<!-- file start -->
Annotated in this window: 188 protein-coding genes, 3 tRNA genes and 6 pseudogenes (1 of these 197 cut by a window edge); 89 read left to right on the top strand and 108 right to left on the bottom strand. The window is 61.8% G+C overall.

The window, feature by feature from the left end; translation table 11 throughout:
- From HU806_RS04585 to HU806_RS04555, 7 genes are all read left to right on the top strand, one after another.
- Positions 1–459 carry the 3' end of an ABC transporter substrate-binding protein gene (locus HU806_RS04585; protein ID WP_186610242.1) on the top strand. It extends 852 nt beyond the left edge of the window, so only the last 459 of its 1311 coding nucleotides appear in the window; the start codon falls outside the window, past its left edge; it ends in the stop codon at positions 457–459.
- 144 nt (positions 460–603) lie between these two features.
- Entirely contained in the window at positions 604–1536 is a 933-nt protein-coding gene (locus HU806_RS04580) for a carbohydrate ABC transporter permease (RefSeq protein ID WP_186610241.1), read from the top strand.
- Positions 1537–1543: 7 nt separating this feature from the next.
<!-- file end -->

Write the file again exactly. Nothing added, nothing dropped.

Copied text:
Annotated in this window: 188 protein-coding genes, 3 tRNA genes and 6 pseudogenes (1 of these 197 cut by a window edge); 89 read left to right on the top strand and 108 right to left on the bottom strand. The window is 61.8% G+C overall.

The window, feature by feature from the left end; translation table 11 throughout:
- From HU806_RS04585 to HU806_RS04555, 7 genes are all read left to right on the top strand, one after another.
- Positions 1–459 carry the 3' end of an ABC transporter substrate-binding protein gene (locus HU806_RS04585; protein ID WP_186610242.1) on the top strand. It extends 852 nt beyond the left edge of the window, so only the last 459 of its 1311 coding nucleotides appear in the window; the start codon falls outside the window, past its left edge; it ends in the stop codon at positions 457–459.
- 144 nt (positions 460–603) lie between these two features.
- Entirely contained in the window at positions 604–1536 is a 933-nt protein-coding gene (locus HU806_RS04580) for a carbohydrate ABC transporter permease (RefSeq protein ID WP_186610241.1), read from the top strand.
- Positions 1537–1543: 7 nt separating this feature from the next.